With The Bahamas recognized as one of the most vulnerable countries on the planet to face dire consequences from rising seas that could swallow up to 80% of the land mass of the islands by the end of the century, a leading environmental consultant and attorney is calling for ‘immediate radical action’ to stem the tide of climate change.
“We no longer have the luxury of talking about the environment as if it is something to worry about in the future,” said Romi Ferreira, a regional expert and a director of environmental movement Save The Bays. “At the current rate of sea level rise, we stand to lose 80% of our country. And our leaders don’t get it. They are just paying lip service to it, talking about climate change while letting BEC continue to burn fossil fuels and allowing wetlands to be destroyed and disappear.”
An impassioned Ferreira, who worked in the energy sector for more than a decade prior to studying law, is taking his academic background, legal expertise and his wake-up call about the harsh realities of climate change to venues from talk radio to business forums. As moderator for the intensive one-day Bahamas Chamber of Commerce and Employers’ Confederation Energy Sector Security Forum at the British Colonial Hilton last week, he urged incentivizing renewables, including solar power, to replace fossil fuels at levels greater than the 30% named in pending legislation. And he noted that many of the Family Islands can be self-generating with renewables including solar, totally eliminating the need and expense of being supplied by the BEC plant at Clifton which the Deputy Prime Minister Philip ‘Brave’ Davis acknowledged at the same forum had been polluting Clifton Bay for 40 years.
On a recent radio show, Ferreira said nothing posed as much danger to the future of The Bahamas as the threat of climate change, a gradual warming of the seas that causes ice caps to melt and the sea to rise, creating fewer but far more powerful hurricanes that can form in the middle of the ocean and barrel toward populated areas with little warning, harm marine and wildlife, cause surges and if unchecked, lead to flooding and the swallowing of islands.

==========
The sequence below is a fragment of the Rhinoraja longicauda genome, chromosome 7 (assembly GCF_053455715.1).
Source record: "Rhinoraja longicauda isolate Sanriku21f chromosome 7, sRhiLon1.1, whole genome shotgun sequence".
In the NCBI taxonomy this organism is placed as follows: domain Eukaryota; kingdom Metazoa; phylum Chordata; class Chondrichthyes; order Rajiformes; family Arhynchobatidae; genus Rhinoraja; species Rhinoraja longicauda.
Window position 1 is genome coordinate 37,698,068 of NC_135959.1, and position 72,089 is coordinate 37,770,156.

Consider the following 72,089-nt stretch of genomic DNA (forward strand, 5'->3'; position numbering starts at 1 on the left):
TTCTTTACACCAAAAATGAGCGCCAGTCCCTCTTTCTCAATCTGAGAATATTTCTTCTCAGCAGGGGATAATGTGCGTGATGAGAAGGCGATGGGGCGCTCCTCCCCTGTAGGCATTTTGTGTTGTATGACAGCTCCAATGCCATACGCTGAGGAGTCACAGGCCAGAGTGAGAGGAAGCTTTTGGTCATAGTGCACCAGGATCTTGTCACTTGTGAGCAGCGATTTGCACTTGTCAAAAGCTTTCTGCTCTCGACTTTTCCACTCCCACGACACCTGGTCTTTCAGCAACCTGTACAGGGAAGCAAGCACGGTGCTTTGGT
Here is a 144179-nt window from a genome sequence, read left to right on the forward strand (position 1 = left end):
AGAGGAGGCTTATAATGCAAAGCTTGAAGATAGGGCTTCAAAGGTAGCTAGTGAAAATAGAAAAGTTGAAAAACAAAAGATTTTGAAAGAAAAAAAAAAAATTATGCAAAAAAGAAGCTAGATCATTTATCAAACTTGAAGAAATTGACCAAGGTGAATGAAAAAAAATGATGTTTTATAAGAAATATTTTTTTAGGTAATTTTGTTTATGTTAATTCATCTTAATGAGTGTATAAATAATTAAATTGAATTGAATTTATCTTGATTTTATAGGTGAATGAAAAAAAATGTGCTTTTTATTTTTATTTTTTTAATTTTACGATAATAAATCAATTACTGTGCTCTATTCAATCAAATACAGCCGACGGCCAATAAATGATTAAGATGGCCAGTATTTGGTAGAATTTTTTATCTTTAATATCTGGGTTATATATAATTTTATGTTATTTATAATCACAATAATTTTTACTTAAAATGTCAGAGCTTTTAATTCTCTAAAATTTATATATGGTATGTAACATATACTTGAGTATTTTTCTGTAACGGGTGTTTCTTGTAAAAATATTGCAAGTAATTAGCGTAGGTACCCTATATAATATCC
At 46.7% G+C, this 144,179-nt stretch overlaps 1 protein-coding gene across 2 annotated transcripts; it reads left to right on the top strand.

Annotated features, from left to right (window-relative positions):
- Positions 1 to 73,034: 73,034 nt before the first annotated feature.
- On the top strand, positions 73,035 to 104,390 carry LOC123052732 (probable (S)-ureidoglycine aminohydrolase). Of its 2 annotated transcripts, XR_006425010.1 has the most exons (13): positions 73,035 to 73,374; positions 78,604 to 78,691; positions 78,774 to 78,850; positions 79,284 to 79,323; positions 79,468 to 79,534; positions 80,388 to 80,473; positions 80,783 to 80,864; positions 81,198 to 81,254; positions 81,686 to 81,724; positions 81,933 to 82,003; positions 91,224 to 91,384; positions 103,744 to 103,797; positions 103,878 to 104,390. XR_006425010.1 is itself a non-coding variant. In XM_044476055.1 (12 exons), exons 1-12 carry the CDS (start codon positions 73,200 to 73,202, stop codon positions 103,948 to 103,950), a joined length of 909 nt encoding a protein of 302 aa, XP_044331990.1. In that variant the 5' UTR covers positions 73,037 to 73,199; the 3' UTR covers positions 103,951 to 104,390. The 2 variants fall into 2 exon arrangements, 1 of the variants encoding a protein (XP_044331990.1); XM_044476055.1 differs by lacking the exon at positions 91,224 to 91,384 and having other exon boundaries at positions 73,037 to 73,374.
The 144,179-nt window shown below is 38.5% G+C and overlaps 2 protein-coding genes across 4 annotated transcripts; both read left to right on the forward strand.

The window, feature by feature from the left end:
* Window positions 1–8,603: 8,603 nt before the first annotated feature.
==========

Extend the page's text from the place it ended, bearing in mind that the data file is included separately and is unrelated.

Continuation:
“Climate change is the granddaddy of all risks,” Ferreira told listeners to Let’s Talk Live with host Carlton Smith on November 27.
“The UN cites our country as one that has the most to lose – that’s 80% of our land mass,” he said, noting that despite warning signs rushing at The Bahamas fast and furiously, little has changed. BEC continues to burn fossil fuels using, he said, more than 60% of its revenue for purchasing those fuels while it continues to distribute to small settlements in islands like Acklins and Andros that could easily be self-sustaining with renewables.
“The way we prepare for hurricanes has also not changed,” he told the radio audience. “The reasons we have not seen that type of change is there has not been a generational change in leadership.”
Lack of action, Ferreira said, will result in a Bahamas for our grandchildren that looks very little like the Bahamas we know today. But action takes new and courageous leadership, he believes, that looks at old problems with new eyes and is not afraid of change.
“There must now appear a group of Bahamians who are prepared to challenge the status quo. In the last 60 years, there has been little change in the governance of The Bahamas,” he said. “This is that pivotal moment in our evolution, true change must be a matter of the heart. The leadership must want to see the people prosper. Climate change is real. We must take radical action now before it is too late.”
As a director of Save The Bays, Ferreira is part of a legal team that continues to hold government accountable for actions impacting the environment and transparency. The organization with nearly 9,000 Facebook friends and followers has called for a strong Freedom of Information Act, an end to unregulated development, accountability for oil pollution and has said repeatedly that it welcomes development that is done in an environmentally conscious manner.